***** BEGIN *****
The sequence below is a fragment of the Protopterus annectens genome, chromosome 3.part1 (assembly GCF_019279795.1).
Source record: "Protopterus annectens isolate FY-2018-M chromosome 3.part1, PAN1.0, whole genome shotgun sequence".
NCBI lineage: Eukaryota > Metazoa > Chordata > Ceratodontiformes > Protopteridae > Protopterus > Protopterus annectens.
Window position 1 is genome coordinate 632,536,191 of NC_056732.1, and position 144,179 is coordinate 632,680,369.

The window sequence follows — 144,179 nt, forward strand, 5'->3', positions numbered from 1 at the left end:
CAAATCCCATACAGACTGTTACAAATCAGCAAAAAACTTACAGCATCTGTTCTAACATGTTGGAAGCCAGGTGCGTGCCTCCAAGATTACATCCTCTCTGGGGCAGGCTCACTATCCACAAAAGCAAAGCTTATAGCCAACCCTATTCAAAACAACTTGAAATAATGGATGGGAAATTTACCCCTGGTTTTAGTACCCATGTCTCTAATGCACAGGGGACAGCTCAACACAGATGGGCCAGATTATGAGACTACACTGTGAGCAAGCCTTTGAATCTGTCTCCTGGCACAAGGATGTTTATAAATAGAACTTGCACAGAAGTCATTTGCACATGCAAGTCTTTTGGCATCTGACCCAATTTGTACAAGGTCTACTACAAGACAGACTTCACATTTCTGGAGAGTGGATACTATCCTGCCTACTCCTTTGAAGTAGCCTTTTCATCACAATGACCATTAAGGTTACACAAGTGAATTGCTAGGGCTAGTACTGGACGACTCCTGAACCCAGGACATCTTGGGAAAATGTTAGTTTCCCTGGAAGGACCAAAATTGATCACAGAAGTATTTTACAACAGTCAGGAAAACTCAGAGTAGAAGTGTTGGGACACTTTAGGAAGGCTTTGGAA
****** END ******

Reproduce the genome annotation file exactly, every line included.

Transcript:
The sequence below is a fragment of the Protopterus annectens genome, chromosome 3.part1 (assembly GCF_019279795.1).
Source record: "Protopterus annectens isolate FY-2018-M chromosome 3.part1, PAN1.0, whole genome shotgun sequence".
NCBI lineage: Eukaryota > Metazoa > Chordata > Ceratodontiformes > Protopteridae > Protopterus > Protopterus annectens.
Window position 1 is genome coordinate 632,536,191 of NC_056732.1, and position 144,179 is coordinate 632,680,369.

The window sequence follows — 144,179 nt, forward strand, 5'->3', positions numbered from 1 at the left end:
CAAATCCCATACAGACTGTTACAAATCAGCAAAAAACTTACAGCATCTGTTCTAACATGTTGGAAGCCAGGTGCGTGCCTCCAAGATTACATCCTCTCTGGGGCAGGCTCACTATCCACAAAAGCAAAGCTTATAGCCAACCCTATTCAAAACAACTTGAAATAATGGATGGGAAATTTACCCCTGGTTTTAGTACCCATGTCTCTAATGCACAGGGGACAGCTCAACACAGATGGGCCAGATTATGAGACTACACTGTGAGCAAGCCTTTGAATCTGTCTCCTGGCACAAGGATGTTTATAAATAGAACTTGCACAGAAGTCATTTGCACATGCAAGTCTTTTGGCATCTGACCCAATTTGTACAAGGTCTACTACAAGACAGACTTCACATTTCTGGAGAGTGGATACTATCCTGCCTACTCCTTTGAAGTAGCCTTTTCATCACAATGACCATTAAGGTTACACAAGTGAATTGCTAGGGCTAGTACTGGACGACTCCTGAACCCAGGACATCTTGGGAAAATGTTAGTTTCCCTGGAAGGACCAAAATTGATCACAGAAGTATTTTACAACAGTCAGGAAAACTCAGAGTAGAAGTGTTGGGACACTTTAGGAAGGCTTTGGAA